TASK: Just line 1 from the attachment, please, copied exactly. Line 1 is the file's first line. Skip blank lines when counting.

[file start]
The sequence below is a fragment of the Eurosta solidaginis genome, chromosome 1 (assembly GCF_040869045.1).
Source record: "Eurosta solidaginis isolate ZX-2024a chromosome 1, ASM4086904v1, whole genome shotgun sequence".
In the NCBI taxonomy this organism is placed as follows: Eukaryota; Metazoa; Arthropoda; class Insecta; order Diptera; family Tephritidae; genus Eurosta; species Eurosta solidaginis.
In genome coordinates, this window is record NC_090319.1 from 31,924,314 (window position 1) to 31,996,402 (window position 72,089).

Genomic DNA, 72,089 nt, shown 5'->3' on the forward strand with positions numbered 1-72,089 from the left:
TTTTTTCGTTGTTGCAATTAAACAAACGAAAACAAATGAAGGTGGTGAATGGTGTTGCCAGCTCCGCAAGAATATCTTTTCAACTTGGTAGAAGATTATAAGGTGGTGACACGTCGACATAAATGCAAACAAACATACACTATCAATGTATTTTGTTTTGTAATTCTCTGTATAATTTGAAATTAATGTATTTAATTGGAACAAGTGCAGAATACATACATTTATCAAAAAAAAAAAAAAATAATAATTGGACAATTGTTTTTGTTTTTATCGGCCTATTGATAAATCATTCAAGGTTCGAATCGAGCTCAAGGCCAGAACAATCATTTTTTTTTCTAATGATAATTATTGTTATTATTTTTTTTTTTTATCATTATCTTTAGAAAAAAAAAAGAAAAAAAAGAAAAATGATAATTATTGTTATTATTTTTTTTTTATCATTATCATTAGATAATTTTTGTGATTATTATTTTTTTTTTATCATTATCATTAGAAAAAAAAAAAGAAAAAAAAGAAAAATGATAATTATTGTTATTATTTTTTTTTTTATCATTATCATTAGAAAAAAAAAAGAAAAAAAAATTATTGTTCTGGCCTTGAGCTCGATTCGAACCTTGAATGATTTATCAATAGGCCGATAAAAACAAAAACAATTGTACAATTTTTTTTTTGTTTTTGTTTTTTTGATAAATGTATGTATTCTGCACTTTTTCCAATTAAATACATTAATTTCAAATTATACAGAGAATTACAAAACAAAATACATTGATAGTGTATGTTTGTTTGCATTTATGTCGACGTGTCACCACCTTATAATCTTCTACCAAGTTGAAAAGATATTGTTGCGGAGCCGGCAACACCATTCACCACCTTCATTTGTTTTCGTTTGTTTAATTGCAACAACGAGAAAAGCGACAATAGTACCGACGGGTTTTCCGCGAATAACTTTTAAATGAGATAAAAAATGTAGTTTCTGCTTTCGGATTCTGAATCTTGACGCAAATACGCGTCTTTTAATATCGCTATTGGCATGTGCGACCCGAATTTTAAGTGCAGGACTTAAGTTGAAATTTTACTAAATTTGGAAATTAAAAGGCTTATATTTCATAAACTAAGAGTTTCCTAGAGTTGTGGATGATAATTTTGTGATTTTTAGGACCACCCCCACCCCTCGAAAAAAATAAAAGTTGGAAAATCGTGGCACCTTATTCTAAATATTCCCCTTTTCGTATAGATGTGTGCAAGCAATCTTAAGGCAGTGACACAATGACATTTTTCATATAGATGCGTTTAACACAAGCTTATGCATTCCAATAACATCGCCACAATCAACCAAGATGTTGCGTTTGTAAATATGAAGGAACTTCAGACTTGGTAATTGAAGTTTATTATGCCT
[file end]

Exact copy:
The sequence below is a fragment of the Eurosta solidaginis genome, chromosome 1 (assembly GCF_040869045.1).